Poor Tobe Hooper. A promising young Austin filmmaker from the beginning of his career, he made a college film called “eggshells” in 1969, a counter-culture film of its time, but the career for which he is known really began with 1974’s “The Texas Chainsaw Massacre”. This is the film that would put him on the map in the history of horror forever, but would also be the stumbling block for him as he tried to grow as a director.
After the success of “The Texas Chainsaw Massacre”, Hooper made a series of low-budget films to varying degrees of success (two of which he was removed from as director and replaced), but that all seemed like an unpleasant and distant memory when in 1982 producer Steven Spielberg chose him to direct the big-budget haunted house film “Poltergeist”. The urban legend is well known by now that Spielberg, unhappy with Hooper’s work on the film, did massive reshoots of the project himself, and the truth of the film’s auteur origins is still shrouded in mystery. Regardless, the film was a success, and Hooper was not brought back for the inevitable sequels.
He tried his hand at a couple of science-fiction films next, before returning to the well that had brought forth oil before in “The Texas Chainsaw Massacre 2”. This time working with writer L.M. Kit Carson, Hooper decided that the dark humor that he felt the audience missed in the first film was going to take center stage in the sequel, and the result was a fascinating but confused film that made its money back but did little to help Hooper’s reputation as a difficult or unsuccessful filmmaker.
He has worked on many lower profile films since then (including a remake of “Toolbox Murders” and an adaptation of the Stephen King story “The Mangler”), and actually has an impressive television directing resume (on shows as varied as “Masters of Horror”, “Taken”, “Nowhere Man”, “Amazing Stories”, and “Tales From the Crypt”), but the promise showed in that stunning first horror film has never been equaled, either because it was lightning in a bottle that could never be reproduced, or possibly because the constraints on every film since have prevented him from achieving that same operatic level of disturbing mania. But there are a few films in his resume that are still interesting and obscure, and possibly minor classics in their own right.
Based loosely on the true story of a Texas bar owner who killed himself when it was discovered that he murdered women and possibly fed them to the alligators he kept as roadside attractions, “Eaten Alive” was the obvious and logical follow-up to “The Texas Chainsaw Massacre” in its grindhouse sleaziness and its determination to out-gross the Texas cannibal family (in the graphic sense, not the profitability sense). Teaming for the first time with a pre-Freddy Kruger Robert Englund (who he would later re-team with for “The Mangler”) and the return of Marilyn Burns, the heroine from “The Texas Chainsaw Massacre” (not to mention a small role for future “Real Housewives of Beverly Hills” star Kyle Richards), this film is so grimy and uncomfortable to watch that you would never know the budget of this film was over five times as much as the budget for “The Texas Chainsaw Massacre”. But there are some scares and interesting set pieces, and it certainly shows the artistic trajectory of Hooper after the massive success of his sophomore outing.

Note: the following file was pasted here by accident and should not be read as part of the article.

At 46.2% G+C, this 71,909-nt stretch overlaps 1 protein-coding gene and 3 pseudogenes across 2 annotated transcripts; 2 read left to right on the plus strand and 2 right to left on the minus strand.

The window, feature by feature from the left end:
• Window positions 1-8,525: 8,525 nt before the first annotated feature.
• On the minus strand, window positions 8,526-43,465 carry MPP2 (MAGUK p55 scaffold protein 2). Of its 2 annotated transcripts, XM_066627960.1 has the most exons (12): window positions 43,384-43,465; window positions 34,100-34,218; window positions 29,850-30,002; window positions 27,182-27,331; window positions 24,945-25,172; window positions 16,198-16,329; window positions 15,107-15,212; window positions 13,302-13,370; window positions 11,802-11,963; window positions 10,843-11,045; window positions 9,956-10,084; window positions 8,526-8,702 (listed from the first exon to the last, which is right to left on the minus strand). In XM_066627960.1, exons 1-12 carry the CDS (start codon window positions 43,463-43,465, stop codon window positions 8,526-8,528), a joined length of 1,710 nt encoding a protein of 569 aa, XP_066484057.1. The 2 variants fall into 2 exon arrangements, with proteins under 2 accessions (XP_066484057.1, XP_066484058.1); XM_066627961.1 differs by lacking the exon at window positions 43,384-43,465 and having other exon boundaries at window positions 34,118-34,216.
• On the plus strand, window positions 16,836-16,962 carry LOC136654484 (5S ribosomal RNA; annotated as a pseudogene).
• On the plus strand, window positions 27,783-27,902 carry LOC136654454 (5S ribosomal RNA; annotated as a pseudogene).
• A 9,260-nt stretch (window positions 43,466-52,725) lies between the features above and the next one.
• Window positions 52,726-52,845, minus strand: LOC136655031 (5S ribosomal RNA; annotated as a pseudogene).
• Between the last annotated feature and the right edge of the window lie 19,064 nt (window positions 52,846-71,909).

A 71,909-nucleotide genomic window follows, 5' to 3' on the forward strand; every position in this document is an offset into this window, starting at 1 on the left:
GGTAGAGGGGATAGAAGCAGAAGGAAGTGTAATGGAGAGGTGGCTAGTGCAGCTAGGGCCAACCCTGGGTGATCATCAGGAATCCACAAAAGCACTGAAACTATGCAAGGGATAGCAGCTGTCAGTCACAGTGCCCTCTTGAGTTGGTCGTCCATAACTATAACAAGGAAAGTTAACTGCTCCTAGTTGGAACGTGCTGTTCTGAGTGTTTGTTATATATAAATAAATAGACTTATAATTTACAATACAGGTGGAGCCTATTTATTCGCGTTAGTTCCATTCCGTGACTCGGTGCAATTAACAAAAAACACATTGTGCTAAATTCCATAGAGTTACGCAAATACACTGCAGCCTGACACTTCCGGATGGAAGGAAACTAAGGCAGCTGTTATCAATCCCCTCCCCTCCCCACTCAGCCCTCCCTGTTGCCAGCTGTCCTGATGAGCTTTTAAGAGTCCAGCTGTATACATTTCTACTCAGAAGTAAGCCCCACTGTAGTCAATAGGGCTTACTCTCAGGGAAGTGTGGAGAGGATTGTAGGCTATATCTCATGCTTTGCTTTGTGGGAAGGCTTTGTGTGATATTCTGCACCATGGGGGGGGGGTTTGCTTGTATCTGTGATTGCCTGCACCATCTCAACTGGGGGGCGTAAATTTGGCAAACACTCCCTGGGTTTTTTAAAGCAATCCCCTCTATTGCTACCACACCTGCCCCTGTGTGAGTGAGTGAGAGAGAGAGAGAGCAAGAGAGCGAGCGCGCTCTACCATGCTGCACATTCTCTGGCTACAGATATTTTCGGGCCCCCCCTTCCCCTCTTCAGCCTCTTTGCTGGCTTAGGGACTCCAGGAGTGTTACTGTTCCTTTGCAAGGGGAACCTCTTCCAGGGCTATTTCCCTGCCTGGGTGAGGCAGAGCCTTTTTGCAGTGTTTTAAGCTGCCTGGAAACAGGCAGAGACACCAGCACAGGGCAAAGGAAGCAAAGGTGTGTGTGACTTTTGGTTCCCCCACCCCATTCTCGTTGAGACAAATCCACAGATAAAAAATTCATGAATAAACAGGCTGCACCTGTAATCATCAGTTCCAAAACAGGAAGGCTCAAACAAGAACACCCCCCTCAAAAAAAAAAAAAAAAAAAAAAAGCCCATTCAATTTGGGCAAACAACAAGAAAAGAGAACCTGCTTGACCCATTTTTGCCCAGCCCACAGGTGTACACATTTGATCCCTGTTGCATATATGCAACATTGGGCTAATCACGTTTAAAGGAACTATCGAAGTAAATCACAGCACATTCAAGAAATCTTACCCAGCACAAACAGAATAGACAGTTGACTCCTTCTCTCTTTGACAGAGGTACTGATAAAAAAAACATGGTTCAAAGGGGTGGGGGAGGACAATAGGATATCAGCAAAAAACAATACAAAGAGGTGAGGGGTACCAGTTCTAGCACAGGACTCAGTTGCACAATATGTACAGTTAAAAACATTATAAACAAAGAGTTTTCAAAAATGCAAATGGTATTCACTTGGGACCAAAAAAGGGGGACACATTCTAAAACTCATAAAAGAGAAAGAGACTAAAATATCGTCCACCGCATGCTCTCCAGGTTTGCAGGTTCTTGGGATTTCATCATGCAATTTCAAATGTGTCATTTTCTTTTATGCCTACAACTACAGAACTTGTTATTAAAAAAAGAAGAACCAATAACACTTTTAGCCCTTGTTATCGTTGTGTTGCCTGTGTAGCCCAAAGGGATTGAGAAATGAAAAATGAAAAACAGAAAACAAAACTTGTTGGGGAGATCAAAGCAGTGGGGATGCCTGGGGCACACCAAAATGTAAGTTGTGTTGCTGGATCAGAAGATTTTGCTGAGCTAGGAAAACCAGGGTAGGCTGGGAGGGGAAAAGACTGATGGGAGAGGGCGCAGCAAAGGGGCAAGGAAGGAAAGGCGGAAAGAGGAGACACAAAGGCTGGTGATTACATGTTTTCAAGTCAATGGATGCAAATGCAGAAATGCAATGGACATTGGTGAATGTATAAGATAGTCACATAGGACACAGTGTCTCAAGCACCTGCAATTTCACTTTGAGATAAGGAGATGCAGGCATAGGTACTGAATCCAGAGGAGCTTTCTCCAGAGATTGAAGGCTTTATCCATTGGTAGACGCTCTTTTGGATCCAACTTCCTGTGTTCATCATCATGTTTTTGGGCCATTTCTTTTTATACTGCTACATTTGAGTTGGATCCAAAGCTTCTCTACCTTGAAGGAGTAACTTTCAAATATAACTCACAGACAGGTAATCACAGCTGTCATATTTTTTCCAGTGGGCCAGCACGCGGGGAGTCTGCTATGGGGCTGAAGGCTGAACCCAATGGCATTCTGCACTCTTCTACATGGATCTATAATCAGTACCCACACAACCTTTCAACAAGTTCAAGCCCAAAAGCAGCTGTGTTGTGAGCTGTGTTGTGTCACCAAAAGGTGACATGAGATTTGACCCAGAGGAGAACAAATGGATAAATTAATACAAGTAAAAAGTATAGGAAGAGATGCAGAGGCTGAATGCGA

Ostensibly Hooper’s follow-up to “Eaten Alive” (he was hired to direct 1979’s “The Dark”, but was later replaced by another director), “The Funhouse” feeds into two distinct sub-genres: the slasher film, and the creepy carnival movie. Some beautiful cinematography and truly disturbing imagery (the unmasking in particular is quite shocking) make this movie something worth seeking out, and the cast of character actors bring faces you know with names that you don’t, so you’ll have a lot of fun playing a game of “That Guy” identifying.
A fun, wild, imaginative 1980’s remake of a classic 1950’s alien invasion film? It’s not John Carpenter’s “The Thing”, though we would forgive you for assuming it, because this film came out in the wake of that artistically successful (if not profitable) remake. Surprisingly, though it seems this film owes a debt of gratitude to “The Thing” (as does 1988’s “The Blob” remake), Hooper’s love letter to the film of his youth has an energy and youthful abandon that was present in the mid-1980’s and has been lost to the modern day children’s sci-fi adventure film. Landing in amongst classic mature kid’s films such as “E.T.”, “Goonies”, and the underseen classic “Explorers”, “Invaders From Mars” marks a big departure for Hoope which, along with “LIfeforce”, were two unsuccessful films for him that actually showed his incredible range as a director. That he was never able to explore that new filmic arena further is a loss.